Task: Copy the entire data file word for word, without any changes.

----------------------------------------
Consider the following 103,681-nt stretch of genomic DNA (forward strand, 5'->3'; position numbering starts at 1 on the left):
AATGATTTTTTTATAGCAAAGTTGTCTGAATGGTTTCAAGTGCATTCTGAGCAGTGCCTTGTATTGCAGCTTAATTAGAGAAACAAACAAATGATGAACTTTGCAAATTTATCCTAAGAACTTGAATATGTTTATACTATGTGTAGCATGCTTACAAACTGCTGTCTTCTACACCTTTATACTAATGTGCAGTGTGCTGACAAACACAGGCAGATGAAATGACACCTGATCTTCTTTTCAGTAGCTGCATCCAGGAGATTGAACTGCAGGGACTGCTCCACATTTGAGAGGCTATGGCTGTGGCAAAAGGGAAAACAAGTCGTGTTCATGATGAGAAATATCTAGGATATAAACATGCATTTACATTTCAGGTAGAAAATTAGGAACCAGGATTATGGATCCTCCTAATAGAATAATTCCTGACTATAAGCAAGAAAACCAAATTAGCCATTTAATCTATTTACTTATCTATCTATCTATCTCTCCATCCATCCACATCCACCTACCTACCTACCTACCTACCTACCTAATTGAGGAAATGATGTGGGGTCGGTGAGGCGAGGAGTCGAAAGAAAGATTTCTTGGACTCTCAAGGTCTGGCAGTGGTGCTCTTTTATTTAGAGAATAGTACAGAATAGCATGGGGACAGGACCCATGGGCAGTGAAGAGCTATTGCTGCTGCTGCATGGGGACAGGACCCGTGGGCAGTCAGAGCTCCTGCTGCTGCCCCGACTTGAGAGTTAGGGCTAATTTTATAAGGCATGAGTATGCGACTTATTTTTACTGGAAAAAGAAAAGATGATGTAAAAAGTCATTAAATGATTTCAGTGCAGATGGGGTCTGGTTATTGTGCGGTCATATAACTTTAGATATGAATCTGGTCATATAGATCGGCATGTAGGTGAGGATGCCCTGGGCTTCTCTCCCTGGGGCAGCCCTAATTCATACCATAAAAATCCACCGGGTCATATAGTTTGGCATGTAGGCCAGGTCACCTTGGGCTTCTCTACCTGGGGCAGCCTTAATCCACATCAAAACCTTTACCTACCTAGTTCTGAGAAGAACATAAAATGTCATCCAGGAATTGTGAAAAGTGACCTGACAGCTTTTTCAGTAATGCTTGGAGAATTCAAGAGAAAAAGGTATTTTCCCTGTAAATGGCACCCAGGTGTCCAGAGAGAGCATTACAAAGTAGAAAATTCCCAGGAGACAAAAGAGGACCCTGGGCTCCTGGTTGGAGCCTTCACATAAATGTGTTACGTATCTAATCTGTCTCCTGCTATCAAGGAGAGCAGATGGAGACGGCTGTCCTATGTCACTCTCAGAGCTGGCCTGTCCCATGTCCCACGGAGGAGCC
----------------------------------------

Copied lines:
Consider the following 103,681-nt stretch of genomic DNA (forward strand, 5'->3'; position numbering starts at 1 on the left):
AATGATTTTTTTATAGCAAAGTTGTCTGAATGGTTTCAAGTGCATTCTGAGCAGTGCCTTGTATTGCAGCTTAATTAGAGAAACAAACAAATGATGAACTTTGCAAATTTATCCTAAGAACTTGAATATGTTTATACTATGTGTAGCATGCTTACAAACTGCTGTCTTCTACACCTTTATACTAATGTGCAGTGTGCTGACAAACACAGGCAGATGAAATGACACCTGATCTTCTTTTCAGTAGCTGCATCCAGGAGATTGAACTGCAGGGACTGCTCCACATTTGAGAGGCTATGGCTGTGGCAAAAGGGAAAACAAGTCGTGTTCATGATGAGAAATATCTAGGATATAAACATGCATTTACATTTCAGGTAGAAAATTAGGAACCAGGATTATGGATCCTCCTAATAGAATAATTCCTGACTATAAGCAAGAAAACCAAATTAGCCATTTAATCTATTTACTTATCTATCTATCTATCTCTCCATCCATCCACATCCACCTACCTACCTACCTACCTACCTACCTAATTGAGGAAATGATGTGGGGTCGGTGAGGCGAGGAGTCGAAAGAAAGATTTCTTGGACTCTCAAGGTCTGGCAGTGGTGCTCTTTTATTTAGAGAATAGTACAGAATAGCATGGGGACAGGACCCATGGGCAGTGAAGAGCTATTGCTGCTGCTGCATGGGGACAGGACCCGTGGGCAGTCAGAGCTCCTGCTGCTGCCCCGACTTGAGAGTTAGGGCTAATTTTATAAGGCATGAGTATGCGACTTATTTTTACTGGAAAAAGAAAAGATGATGTAAAAAGTCATTAAATGATTTCAGTGCAGATGGGGTCTGGTTATTGTGCGGTCATATAACTTTAGATATGAATCTGGTCATATAGATCGGCATGTAGGTGAGGATGCCCTGGGCTTCTCTCCCTGGGGCAGCCCTAATTCATACCATAAAAATCCACCGGGTCATATAGTTTGGCATGTAGGCCAGGTCACCTTGGGCTTCTCTACCTGGGGCAGCCTTAATCCACATCAAAACCTTTACCTACCTAGTTCTGAGAAGAACATAAAATGTCATCCAGGAATTGTGAAAAGTGACCTGACAGCTTTTTCAGTAATGCTTGGAGAATTCAAGAGAAAAAGGTATTTTCCCTGTAAATGGCACCCAGGTGTCCAGAGAGAGCATTACAAAGTAGAAAATTCCCAGGAGACAAAAGAGGACCCTGGGCTCCTGGTTGGAGCCTTCACATAAATGTGTTACGTATCTAATCTGTCTCCTGCTATCAAGGAGAGCAGATGGAGACGGCTGTCCTATGTCACTCTCAGAGCTGGCCTGTCCCATGTCCCACGGAGGAGCC